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How does bouyancy work from a molecular point of view?

  1. Jul 19, 2004 #1
    Gas/liquid/solid in solid is irrelevant, liquid in gas is too dense to be bouyant, solid in liquid/gas and gas in liquid are easy. So I'm mostly interested in the liquid in liquid and gas in gas cases. Thanks.
     
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  3. Jul 19, 2004 #2
    Bouyant force is associated with liquids. If you drop a liquid in to another liquid, it is the momentum which makes the other liquid to sink down. Don't make things complicated.
    Bouyant force:It is a reaction force. When you immerse an object in to a liquid a bouyant force acts upon the object. So, bouyant force =weight of the fluid displaced by the object. Whatever kind of liquid you are using th bouyant force is still the same as the weight of the object.It is better if don't make complications.
     
    Last edited: Jul 19, 2004
  4. Jul 19, 2004 #3

    Galileo

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    Not true, the buoyant force on the object is equal to the weight of the fluid displaced by the body. This is Archimedes' principle.

    It comes from the fact that as you go 'deeper' in the fluid the pressure increases. So the pressure pushing down on the object is lower than the pressure pushing it up, there is a force upward which is the buoyant force. Pressure comes from the molecules. Even if the fluid as a whole is at rest, the molecules that make up the fluid are in motion and they collide with their surroundings. Their change in momentum is what causes a force resulting in pressure.

    I`m not sure, but I`m guess the molecules have a higher velocity when you go deeper, becuase that's the only way to increase pressure when the fluid is incompressible (as with most liquids).

    EDIT: But, you mentioned liquid in liquid or gas in gas. Sorry.
    I think the same thing applies though. In equilibrium the kinetic energies molecules of the gases will have the same distribution. The molecules of a liquid whose molecules are heavier have more momentum, since E=p^2/(2m). So they exert a higher force. For equilibrium they will thus go to the bottom.
     
    Last edited: Jul 19, 2004
  5. Jul 19, 2004 #4
    Sorry about that. I mean to say that. I will edit my post
     
  6. Jul 20, 2004 #5
    Didd, I'm not trying to make anything more complicated. And I'm familiar with Archimedes' principle. I'm trying to understand the underlying mechanism(s) that make this principle work.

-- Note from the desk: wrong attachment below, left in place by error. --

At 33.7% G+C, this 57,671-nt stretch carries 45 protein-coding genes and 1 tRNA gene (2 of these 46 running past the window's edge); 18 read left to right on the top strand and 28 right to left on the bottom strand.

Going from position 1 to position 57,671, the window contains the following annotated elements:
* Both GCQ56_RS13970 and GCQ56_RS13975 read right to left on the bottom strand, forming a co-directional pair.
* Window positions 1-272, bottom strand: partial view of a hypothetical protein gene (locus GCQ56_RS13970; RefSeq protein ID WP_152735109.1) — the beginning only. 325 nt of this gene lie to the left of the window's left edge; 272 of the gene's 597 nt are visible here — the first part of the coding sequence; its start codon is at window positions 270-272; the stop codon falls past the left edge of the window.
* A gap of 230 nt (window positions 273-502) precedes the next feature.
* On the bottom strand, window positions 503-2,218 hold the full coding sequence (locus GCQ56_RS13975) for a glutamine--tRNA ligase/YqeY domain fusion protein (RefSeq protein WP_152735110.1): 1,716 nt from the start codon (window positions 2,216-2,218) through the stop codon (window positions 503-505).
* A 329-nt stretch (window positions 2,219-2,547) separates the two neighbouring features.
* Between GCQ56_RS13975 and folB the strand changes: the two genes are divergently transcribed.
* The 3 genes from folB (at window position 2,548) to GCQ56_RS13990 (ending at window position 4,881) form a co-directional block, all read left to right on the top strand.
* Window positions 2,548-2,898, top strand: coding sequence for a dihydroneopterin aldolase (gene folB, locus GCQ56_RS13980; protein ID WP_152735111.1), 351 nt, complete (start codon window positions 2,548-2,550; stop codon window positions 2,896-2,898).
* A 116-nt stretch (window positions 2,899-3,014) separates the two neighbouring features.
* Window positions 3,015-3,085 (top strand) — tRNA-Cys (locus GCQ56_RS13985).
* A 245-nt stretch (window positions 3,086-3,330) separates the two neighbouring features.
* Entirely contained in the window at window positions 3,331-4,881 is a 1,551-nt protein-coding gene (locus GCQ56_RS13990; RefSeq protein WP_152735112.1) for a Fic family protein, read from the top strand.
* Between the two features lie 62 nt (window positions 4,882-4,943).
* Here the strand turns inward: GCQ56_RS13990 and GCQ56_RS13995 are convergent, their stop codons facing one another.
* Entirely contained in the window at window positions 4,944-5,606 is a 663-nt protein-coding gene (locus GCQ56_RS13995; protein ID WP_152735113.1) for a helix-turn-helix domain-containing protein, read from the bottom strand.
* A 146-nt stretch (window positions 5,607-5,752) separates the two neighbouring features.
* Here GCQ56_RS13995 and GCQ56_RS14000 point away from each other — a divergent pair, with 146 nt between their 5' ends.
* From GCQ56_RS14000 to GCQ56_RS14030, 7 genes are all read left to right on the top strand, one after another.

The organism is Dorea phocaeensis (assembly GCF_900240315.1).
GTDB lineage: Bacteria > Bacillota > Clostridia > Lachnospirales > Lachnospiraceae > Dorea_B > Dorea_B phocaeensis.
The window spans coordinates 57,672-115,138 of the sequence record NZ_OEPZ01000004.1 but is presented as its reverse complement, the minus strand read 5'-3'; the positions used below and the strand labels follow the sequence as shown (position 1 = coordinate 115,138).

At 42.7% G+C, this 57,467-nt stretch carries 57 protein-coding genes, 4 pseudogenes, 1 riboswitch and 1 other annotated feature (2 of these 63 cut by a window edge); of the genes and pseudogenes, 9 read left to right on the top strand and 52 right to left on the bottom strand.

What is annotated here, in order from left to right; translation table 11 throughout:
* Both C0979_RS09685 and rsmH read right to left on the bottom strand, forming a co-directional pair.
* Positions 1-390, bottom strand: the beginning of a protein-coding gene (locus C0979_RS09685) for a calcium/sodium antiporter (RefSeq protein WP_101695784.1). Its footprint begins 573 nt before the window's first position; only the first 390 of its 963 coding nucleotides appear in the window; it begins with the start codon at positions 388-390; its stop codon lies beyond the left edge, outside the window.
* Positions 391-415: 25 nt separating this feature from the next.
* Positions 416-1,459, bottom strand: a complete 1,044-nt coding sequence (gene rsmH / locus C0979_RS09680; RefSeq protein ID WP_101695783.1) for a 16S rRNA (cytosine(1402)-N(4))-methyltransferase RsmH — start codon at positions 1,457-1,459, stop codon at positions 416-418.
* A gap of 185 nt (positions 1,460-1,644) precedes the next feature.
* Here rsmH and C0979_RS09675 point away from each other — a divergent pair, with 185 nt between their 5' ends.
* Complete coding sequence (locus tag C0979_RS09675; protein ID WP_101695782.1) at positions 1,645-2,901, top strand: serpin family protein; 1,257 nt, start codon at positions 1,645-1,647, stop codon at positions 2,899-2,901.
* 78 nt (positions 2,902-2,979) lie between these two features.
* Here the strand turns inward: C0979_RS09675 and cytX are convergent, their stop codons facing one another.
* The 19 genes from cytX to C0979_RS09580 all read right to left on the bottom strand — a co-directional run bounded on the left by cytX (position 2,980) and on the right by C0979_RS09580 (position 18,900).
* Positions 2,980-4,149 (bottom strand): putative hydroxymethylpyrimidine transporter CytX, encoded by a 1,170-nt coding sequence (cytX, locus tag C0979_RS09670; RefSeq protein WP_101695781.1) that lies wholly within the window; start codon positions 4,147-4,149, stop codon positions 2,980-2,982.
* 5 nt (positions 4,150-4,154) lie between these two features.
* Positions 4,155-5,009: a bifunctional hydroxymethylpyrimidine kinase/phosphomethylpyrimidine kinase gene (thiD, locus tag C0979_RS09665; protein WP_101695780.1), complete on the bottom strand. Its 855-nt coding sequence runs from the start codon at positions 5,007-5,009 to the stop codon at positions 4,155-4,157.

Galileo, I highly doubt that molecules go faster the deeper you go. If that was the case, the liquid's temperature would have to rise with depth. AFAIK, that is certainly not the case. This site seems to confirm my claim. Regarding incompressibility, I think this is just an approximation. If you apply enough pressure, you can compress anything, even solid. Otherwise, how would you get neutron stars and black holes? And as for molecular weight, that has little to do with bouyancy, at least for gases, since it is not the only factor that determines density, and it is density that controls bouyancy.
     
  7. Jul 21, 2004 #6

    Galileo

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    That the molecules would move faster is just speculation. And I`m not sure if temperature is only dependent on the speed of the molecules. I'm sure a statistical analysis could answer that.
    Anyway, for liquids, molecular weight is exactly what determines density. Higher molecular wieght means higher weight of the liquid, which means the higher the weight of the displaced liquid, thus a greater buoyancy. (I`m only talking about liquids).

    Incompressibility is indeed an approximation, but a very good one. You`ll need a tremendously huge amount of force to compress even 1 liter of water by 1 cubic cm.
    I`m not sure if incompressibility holds for the bottom of the ocean, but it certainly does in your average swimming pool.
     
  8. Jul 21, 2004 #7

    russ_watters

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    Temperature is a measure of kinetic energy. Kinetic energy depends on mass and speed. So more speed = higher temperature.

    For all but the most extreme cases, you can, indeed consider water incompressible. We do in the scuba classes I'm taking now...

    The question in the title of the thread doesn't really apply - buoyancy is rarely, if ever, applied to just a handful of molecules.
     
  9. Jul 21, 2004 #8

    Doc Al

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    pressure in a liquid

    Perhaps what alpha_wolf is looking for is a better understanding of how pressure variation exists in a fluid. For liquids, the short answer is that they get compressed. As you go lower in a liquid, the pressure increases. The molecules get squashed together, electrostatic forces resist that compression, thus allowing the liquid to exert an increased pressure.

    Calling a liquid, such as water, incompressible is an excellent macroscopic approximation. But for the liquid to generate an increased pressure the molecules must be compressed together somewhat.